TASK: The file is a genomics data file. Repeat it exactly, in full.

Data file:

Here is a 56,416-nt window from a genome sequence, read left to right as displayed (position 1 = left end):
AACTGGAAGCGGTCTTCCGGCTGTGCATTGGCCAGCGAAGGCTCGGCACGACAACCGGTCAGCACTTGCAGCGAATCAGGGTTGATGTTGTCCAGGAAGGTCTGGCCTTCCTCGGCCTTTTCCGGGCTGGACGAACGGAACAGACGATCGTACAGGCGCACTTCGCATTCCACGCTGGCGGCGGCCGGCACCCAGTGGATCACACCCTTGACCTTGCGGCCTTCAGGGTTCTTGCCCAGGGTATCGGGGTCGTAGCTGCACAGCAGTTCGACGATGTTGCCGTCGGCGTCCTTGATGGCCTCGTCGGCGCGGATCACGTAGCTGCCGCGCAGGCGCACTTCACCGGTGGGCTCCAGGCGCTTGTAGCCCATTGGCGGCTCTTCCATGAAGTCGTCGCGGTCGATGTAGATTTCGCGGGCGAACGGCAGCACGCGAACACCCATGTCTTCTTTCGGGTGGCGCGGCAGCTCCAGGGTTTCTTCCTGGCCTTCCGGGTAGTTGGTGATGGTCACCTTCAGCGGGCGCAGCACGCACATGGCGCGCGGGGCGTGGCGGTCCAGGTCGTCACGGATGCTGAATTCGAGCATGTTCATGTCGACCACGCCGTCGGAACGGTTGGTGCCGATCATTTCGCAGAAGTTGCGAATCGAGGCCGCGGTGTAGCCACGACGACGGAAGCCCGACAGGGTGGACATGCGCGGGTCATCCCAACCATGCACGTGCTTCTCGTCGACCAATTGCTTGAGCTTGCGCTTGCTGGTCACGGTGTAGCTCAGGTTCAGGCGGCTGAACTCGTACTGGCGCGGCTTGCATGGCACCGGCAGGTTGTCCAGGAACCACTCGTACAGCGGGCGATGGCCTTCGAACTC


Here is a 56,416-nt window from a genome sequence, read left to right as displayed (position 1 = left end):
AACTGGAAGCGGTCTTCCGGCTGTGCATTGGCCAGCGAAGGCTCGGCACGACAACCGGTCAGCACTTGCAGCGAATCAGGGTTGATGTTGTCCAGGAAGGTCTGGCCTTCCTCGGCCTTTTCCGGGCTGGACGAACGGAACAGACGATCGTACAGGCGCACTTCGCATTCCACGCTGGCGGCGGCCGGCACCCAGTGGATCACACCCTTGACCTTGCGGCCTTCAGGGTTCTTGCCCAGGGTATCGGGGTCGTAGCTGCACAGCAGTTCGACGATGTTGCCGTCGGCGTCCTTGATGGCCTCGTCGGCGCGGATCACGTAGCTGCCGCGCAGGCGCACTTCACCGGTGGGCTCCAGGCGCTTGTAGCCCATTGGCGGCTCTTCCATGAAGTCGTCGCGGTCGATGTAGATTTCGCGGGCGAACGGCAGCACGCGAACACCCATGTCTTCTTTCGGGTGGCGCGGCAGCTCCAGGGTTTCTTCCTGGCCTTCCGGGTAGTTGGTGATGGTCACCTTCAGCGGGCGCAGCACGCACATGGCGCGCGGGGCGTGGCGGTCCAGGTCGTCACGGATGCTGAATTCGAGCATGTTCATGTCGACCACGCCGTCGGAACGGTTGGTGCCGATCATTTCGCAGAAGTTGCGAATCGAGGCCGCGGTGTAGCCACGACGACGGAAGCCCGACAGGGTGGACATGCGCGGGTCATCCCAACCATGCACGTGCTTCTCGTCGACCAATTGCTTGAGCTTGCGCTTGCTGGTCACGGTGTAGCTCAGGTTCAGGCGGCTGAACTCGTACTGGCGCGGCTTGCATGGCACCGGCAGGTTGTCCAGGAACCACTCGTACAGCGGGCGATGGCCTTCGAACTC